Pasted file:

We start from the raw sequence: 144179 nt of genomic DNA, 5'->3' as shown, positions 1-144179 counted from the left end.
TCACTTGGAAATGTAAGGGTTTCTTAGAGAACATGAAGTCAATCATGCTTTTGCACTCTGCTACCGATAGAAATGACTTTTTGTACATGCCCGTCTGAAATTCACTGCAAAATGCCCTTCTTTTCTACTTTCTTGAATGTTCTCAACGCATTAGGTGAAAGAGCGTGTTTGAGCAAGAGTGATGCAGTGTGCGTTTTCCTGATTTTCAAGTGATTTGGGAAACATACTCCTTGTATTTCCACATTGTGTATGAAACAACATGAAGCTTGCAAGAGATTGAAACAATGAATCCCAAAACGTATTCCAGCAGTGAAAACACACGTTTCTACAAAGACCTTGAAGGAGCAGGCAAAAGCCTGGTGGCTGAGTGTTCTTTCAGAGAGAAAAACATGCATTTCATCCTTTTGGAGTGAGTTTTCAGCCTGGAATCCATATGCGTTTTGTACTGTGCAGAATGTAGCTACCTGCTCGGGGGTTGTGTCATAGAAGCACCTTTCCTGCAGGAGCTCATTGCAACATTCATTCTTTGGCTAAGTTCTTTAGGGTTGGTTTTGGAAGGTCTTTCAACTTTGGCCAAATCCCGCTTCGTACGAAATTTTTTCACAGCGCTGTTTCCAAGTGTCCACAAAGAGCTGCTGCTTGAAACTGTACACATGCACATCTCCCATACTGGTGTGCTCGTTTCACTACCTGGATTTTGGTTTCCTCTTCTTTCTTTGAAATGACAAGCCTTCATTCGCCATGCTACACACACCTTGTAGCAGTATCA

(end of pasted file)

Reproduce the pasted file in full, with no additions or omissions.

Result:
We start from the raw sequence: 144179 nt of genomic DNA, 5'->3' as shown, positions 1-144179 counted from the left end.
TCACTTGGAAATGTAAGGGTTTCTTAGAGAACATGAAGTCAATCATGCTTTTGCACTCTGCTACCGATAGAAATGACTTTTTGTACATGCCCGTCTGAAATTCACTGCAAAATGCCCTTCTTTTCTACTTTCTTGAATGTTCTCAACGCATTAGGTGAAAGAGCGTGTTTGAGCAAGAGTGATGCAGTGTGCGTTTTCCTGATTTTCAAGTGATTTGGGAAACATACTCCTTGTATTTCCACATTGTGTATGAAACAACATGAAGCTTGCAAGAGATTGAAACAATGAATCCCAAAACGTATTCCAGCAGTGAAAACACACGTTTCTACAAAGACCTTGAAGGAGCAGGCAAAAGCCTGGTGGCTGAGTGTTCTTTCAGAGAGAAAAACATGCATTTCATCCTTTTGGAGTGAGTTTTCAGCCTGGAATCCATATGCGTTTTGTACTGTGCAGAATGTAGCTACCTGCTCGGGGGTTGTGTCATAGAAGCACCTTTCCTGCAGGAGCTCATTGCAACATTCATTCTTTGGCTAAGTTCTTTAGGGTTGGTTTTGGAAGGTCTTTCAACTTTGGCCAAATCCCGCTTCGTACGAAATTTTTTCACAGCGCTGTTTCCAAGTGTCCACAAAGAGCTGCTGCTTGAAACTGTACACATGCACATCTCCCATACTGGTGTGCTCGTTTCACTACCTGGATTTTGGTTTCCTCTTCTTTCTTTGAAATGACAAGCCTTCATTCGCCATGCTACACACACCTTGTAGCAGTATCA